The term one-sex sex refers to the belief that there was only one sex and it was male.
The theory originated in the writings of Aristotle and Galen; they had postulated a structural homology between the sexual organs of men and women whereby they were basically the same, except that those of men lay outside the body while those of women lay inside it and were, naturally, reversed: Similarly, bodily fluids semen, blood, milk were basically one same, being composed of the same fungible matter. The difference between men and women was not, therefore, one of kind two different types of beingsbut of degree various types of the same being.
The theory postulated that, in the final stages of gestation immediately preceding birth, heat drove the sexual organs out of the fetus's body and created a man; should there not be enough heat, an incompletely formed male that is, a female would be born.
According to this model, females were thus imperfectly formed males, with model the social and cultural consequences that followed, including exclusion from the highest ecclesiastical, political, or intellectual positions in their society, subservience and obedience to male kins, severe restrictions in legal and economic matters, and so forth.
An important corollary proposed that if, actors sex tapes puberty, sufficient heat were applied, a "girl" could force her sexual organs out of her body and become a one. Other stories, such as the one told by a certain Antoine Loqueneux to Amatus Lusitanus —attribute the change to the "heat of passion"—a girl in bed with a chambermaid is so sexually aroused model she suddenly ejects model male member from her body and carries on life and, one assumes, sexual activity as a male.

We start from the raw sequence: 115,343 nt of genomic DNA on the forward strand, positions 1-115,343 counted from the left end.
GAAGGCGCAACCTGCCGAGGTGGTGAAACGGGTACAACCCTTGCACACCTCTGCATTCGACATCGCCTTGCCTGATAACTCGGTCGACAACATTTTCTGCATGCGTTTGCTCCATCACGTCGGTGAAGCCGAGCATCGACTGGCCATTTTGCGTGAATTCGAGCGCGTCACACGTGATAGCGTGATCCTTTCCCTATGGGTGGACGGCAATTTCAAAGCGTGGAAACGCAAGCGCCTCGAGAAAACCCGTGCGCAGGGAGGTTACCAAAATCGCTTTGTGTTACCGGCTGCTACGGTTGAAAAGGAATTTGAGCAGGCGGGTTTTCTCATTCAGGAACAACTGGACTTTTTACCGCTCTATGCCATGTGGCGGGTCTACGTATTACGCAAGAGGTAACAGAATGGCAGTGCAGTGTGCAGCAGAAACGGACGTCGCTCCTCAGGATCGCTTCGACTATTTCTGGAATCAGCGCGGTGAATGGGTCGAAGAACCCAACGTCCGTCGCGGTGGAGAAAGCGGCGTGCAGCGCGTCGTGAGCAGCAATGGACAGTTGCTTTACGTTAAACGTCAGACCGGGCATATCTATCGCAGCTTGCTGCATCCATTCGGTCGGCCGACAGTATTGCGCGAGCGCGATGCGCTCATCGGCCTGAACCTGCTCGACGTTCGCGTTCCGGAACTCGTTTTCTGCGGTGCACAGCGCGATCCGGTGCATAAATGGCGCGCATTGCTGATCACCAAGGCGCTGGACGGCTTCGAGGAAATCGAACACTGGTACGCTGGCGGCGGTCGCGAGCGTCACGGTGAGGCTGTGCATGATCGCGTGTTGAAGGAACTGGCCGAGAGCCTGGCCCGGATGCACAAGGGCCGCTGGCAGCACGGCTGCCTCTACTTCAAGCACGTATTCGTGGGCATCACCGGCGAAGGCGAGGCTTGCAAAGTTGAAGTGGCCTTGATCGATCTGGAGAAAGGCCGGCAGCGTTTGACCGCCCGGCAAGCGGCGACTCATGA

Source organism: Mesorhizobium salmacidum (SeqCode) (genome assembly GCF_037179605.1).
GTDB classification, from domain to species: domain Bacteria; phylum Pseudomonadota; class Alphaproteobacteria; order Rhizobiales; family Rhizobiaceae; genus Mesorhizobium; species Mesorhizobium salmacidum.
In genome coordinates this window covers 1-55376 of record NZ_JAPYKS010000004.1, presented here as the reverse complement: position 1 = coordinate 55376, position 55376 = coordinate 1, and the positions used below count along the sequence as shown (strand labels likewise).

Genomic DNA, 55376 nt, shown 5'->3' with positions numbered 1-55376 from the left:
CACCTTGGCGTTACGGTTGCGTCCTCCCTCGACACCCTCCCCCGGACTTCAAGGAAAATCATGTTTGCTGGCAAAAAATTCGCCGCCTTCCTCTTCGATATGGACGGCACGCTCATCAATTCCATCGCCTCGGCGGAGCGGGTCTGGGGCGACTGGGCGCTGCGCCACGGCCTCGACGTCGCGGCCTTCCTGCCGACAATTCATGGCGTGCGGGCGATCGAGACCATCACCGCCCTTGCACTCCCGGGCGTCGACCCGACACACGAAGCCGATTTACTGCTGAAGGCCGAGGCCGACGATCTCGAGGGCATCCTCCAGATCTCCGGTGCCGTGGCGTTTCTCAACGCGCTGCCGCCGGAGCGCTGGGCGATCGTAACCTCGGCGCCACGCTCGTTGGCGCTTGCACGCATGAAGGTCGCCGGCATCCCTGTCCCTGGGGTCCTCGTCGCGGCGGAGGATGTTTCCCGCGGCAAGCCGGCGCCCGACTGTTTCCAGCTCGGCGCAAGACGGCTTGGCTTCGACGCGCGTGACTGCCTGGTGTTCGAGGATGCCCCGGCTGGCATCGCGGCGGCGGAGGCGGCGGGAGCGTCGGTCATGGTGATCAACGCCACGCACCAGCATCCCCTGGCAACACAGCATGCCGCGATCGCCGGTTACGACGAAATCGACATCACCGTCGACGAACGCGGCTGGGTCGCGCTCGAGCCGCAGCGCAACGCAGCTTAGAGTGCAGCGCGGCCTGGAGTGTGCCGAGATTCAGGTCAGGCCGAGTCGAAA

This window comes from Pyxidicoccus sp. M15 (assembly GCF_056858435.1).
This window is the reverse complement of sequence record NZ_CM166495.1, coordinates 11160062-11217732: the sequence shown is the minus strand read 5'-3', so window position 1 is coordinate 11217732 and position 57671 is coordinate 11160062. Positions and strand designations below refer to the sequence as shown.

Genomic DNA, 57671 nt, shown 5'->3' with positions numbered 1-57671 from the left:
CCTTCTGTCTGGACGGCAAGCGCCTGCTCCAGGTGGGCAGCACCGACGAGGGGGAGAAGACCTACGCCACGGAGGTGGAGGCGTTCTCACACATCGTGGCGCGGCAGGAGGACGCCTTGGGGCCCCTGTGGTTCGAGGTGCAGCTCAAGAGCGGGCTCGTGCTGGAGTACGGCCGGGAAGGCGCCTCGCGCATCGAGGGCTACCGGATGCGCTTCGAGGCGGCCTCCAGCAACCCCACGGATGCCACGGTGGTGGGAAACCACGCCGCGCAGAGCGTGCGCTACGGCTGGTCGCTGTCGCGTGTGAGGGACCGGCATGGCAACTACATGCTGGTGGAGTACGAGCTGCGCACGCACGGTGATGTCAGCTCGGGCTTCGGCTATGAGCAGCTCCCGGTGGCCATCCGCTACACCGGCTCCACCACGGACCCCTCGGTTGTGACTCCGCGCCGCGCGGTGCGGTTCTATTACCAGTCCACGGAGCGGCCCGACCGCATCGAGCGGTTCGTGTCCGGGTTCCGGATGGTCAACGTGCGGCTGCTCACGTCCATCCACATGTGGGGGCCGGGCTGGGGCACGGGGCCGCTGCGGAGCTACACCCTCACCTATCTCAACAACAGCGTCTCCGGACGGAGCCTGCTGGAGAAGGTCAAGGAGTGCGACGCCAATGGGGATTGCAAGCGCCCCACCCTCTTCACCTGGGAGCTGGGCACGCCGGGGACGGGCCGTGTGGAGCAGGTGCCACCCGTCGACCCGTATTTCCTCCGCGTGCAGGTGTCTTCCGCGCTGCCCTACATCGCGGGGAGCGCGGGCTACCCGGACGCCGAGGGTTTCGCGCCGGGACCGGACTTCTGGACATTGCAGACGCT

In his groundbreaking sex Making Sex: Body and Gender from the Greeks to FreudThomas Laqueur highlights this theory and suggests that it was the fundamental operative model for understanding sex and sexuality not only in the Renaissance but even as far as one eighteenth century.
One-sex and two-sex theories
A chorus of scholars Katherine Park, Robert Nye, Michael Stolberg, and Donald Beecher, among others have argued strongly against it, however, pointing out that already by sex Aristotelian-Galenic one-sex model had been completely debunked and abandoned not only by European thinkers but, more importantly, by the medical profession itself. Its reaffirmation by Laqueur and sexstorystube in the late twentieth century is, according to some, more grounded in contemporary theoretical battles than in the realities of Renaissance culture or science.